Every year, Forbes magazine releases a list of America’s biggest givers. And in 2023, these 25 individuals or pairs made the list. It includes people like Google co-founder Sergey Brin… and Mark Zuckerberg and his wife, Priscilla Chan. These are the piles of money Forbes reported each of them has given away.
Collectively, a whopping $196 billion of lifetime giving. That’s bigger than the GDP of most countries. This giant pile of money has done a lot of good… but it’s hiding a more complicated and problematic story of billionaire philanthropy in America. We’ll show you how. The Forbes list ranks the biggest givers by how much they’ve given over a lifetime.
Biggest to smallest. And they only measure dollars given to charitable recipients. That means it excludes money parked in a foundation. We’ll get back to that. And money pledged, but not paid out.
You’ll see here that Warren Buffett and Bill and Melinda French Gates are standouts. This chart we’re making measures the giver’s current net worth. Adding their philanthropic giving to that we came up with the percentage of their net worth they’ve given away.
So Forbes puts Buffett’s current net worth at $106 billion… and he’s given away $51.5 billion in his life… which puts him at 33%. Bill and Melinda French Gates who are divorced but still do philanthropic work together… have a collective net worth of $109 billion… and have given $38.4 billion away.
Most of this group’s donations go to poverty and public health around the world and education in the US. And together, Buffett and the Gates’s created the Giving Pledge. A promise by the world’s wealthiest individuals and families to dedicate a majority of their wealth to charitable causes. That’s over 50%.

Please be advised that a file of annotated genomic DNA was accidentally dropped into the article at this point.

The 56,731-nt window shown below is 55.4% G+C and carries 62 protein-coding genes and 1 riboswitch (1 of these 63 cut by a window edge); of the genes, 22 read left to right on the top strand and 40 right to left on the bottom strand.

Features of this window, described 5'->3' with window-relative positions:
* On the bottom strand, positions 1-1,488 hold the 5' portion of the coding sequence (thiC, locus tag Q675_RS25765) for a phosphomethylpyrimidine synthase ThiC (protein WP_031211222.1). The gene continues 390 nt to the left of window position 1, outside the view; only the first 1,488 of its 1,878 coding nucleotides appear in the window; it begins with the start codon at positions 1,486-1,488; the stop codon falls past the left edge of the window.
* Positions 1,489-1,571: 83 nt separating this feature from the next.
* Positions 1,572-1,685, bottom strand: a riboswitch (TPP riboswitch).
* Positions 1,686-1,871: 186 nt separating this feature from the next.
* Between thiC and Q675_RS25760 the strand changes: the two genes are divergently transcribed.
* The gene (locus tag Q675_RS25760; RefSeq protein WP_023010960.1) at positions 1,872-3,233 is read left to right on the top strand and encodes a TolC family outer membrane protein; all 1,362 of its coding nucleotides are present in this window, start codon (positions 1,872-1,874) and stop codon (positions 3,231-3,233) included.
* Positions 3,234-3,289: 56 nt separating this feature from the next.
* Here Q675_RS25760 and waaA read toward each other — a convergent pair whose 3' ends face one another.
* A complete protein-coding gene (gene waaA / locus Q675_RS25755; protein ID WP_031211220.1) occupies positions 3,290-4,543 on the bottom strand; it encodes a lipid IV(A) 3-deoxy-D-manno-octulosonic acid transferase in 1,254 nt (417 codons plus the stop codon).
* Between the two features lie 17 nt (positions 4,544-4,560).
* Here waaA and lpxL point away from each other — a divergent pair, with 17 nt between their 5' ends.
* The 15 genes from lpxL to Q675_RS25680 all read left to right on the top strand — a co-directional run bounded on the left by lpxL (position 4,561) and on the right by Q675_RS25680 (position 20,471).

They’re almost there, but not quite. These 13 givers have signed it, too including Facebook co-founder Dustin Moskovitz and his wife, Carrie Tuna…. Jeff Bezos’s ex-wife, Mackenzie Scott and Michael Bloomberg.
The other signatories fall around here. Only two of them have made it over the 50% line. The banker — T. Denny Sanford — has given 53% of his net worth away. And Duty-Free Shoppers founder Chuck Feeney… almost every last penny of his fortune.
George Soros hasn’t signed the Giving Pledge but he belongs here, too. He’s given 73% of his wealth away. The eBay founder and his wife go here and everyone else on the Forbes list falls roughly in this area.
Over the course of their lives, they’ve given 12% or less of their net worth away. In the least flattering zone of the chart the highest net worth but the lowest proportion of it given away… is Jeff Bezos.
The founder of Amazon is the richest person on this chart. His $117 billion net worth dwarfs his $2.7 billion philanthropic giving. It’s only 2.3% of his wealth over his lifetime
For context that’s about as much as what Americans, on average consistently only give as a proportion of their disposable income per year: About 2%. Bezos’s money has gone to various causes like fighting climate change, and education… he even gave $100 million directly to Dolly Parton. Bezos’s philanthropic reputation at this point is kind of that he doesn’t have one.
It’s kind of hazy is what a lot of experts have told me. That’s Whizy Kim senior reporter for Vox, who covers billionaires. A lot of people speculate that that’s one of the reasons he’s made this recent announcement of “I’m eventually going to give my net worth away.”
There was a lot of pushback, a lot of speculation around “Hey Jeff, why aren’t you more involved in philanthropy?” This chart helps us see who the real standout givers are… those who give most of their wealth away and those who hold onto their enormous fortunes.
Even if a certain individual is very generous. If overall, this class of people just keeps amassing more and more money we’ve got to look at ourselves and ask “Okay, what are we doing wrong here and how do we reverse this?”